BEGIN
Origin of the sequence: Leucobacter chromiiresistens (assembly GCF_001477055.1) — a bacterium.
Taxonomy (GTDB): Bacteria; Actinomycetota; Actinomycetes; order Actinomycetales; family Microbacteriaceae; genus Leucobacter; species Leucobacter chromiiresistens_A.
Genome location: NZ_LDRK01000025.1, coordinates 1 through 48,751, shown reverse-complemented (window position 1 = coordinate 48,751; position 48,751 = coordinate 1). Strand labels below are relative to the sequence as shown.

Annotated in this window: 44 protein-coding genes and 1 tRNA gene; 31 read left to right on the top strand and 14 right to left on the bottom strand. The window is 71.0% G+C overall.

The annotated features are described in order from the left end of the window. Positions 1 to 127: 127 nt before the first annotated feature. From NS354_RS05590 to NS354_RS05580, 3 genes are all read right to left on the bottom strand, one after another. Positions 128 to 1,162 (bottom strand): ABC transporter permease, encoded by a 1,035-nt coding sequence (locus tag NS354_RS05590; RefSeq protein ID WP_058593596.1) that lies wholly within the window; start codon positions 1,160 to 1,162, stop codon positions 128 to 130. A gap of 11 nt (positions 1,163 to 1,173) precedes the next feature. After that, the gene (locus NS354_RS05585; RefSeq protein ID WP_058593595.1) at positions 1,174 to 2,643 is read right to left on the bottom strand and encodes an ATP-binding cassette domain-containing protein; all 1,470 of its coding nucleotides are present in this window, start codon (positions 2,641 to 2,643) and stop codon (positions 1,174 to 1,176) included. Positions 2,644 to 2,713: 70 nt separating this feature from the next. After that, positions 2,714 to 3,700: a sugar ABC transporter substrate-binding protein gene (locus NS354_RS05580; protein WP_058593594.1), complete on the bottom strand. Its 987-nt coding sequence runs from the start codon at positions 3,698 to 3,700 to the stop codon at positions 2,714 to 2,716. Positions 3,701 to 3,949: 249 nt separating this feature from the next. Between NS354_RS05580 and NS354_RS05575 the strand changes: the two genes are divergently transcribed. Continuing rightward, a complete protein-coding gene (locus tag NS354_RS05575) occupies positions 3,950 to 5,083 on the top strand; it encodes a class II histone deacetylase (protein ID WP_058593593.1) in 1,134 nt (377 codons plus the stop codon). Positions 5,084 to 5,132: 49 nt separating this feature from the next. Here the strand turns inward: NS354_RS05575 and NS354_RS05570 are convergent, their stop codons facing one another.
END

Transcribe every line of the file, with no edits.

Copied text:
Origin of the sequence: Leucobacter chromiiresistens (assembly GCF_001477055.1) — a bacterium.
Taxonomy (GTDB): Bacteria; Actinomycetota; Actinomycetes; order Actinomycetales; family Microbacteriaceae; genus Leucobacter; species Leucobacter chromiiresistens_A.
Genome location: NZ_LDRK01000025.1, coordinates 1 through 48,751, shown reverse-complemented (window position 1 = coordinate 48,751; position 48,751 = coordinate 1). Strand labels below are relative to the sequence as shown.

Annotated in this window: 44 protein-coding genes and 1 tRNA gene; 31 read left to right on the top strand and 14 right to left on the bottom strand. The window is 71.0% G+C overall.

The annotated features are described in order from the left end of the window. Positions 1 to 127: 127 nt before the first annotated feature. From NS354_RS05590 to NS354_RS05580, 3 genes are all read right to left on the bottom strand, one after another. Positions 128 to 1,162 (bottom strand): ABC transporter permease, encoded by a 1,035-nt coding sequence (locus tag NS354_RS05590; RefSeq protein ID WP_058593596.1) that lies wholly within the window; start codon positions 1,160 to 1,162, stop codon positions 128 to 130. A gap of 11 nt (positions 1,163 to 1,173) precedes the next feature. After that, the gene (locus NS354_RS05585; RefSeq protein ID WP_058593595.1) at positions 1,174 to 2,643 is read right to left on the bottom strand and encodes an ATP-binding cassette domain-containing protein; all 1,470 of its coding nucleotides are present in this window, start codon (positions 2,641 to 2,643) and stop codon (positions 1,174 to 1,176) included. Positions 2,644 to 2,713: 70 nt separating this feature from the next. After that, positions 2,714 to 3,700: a sugar ABC transporter substrate-binding protein gene (locus NS354_RS05580; protein WP_058593594.1), complete on the bottom strand. Its 987-nt coding sequence runs from the start codon at positions 3,698 to 3,700 to the stop codon at positions 2,714 to 2,716. Positions 3,701 to 3,949: 249 nt separating this feature from the next. Between NS354_RS05580 and NS354_RS05575 the strand changes: the two genes are divergently transcribed. Continuing rightward, a complete protein-coding gene (locus tag NS354_RS05575) occupies positions 3,950 to 5,083 on the top strand; it encodes a class II histone deacetylase (protein ID WP_058593593.1) in 1,134 nt (377 codons plus the stop codon). Positions 5,084 to 5,132: 49 nt separating this feature from the next. Here the strand turns inward: NS354_RS05575 and NS354_RS05570 are convergent, their stop codons facing one another.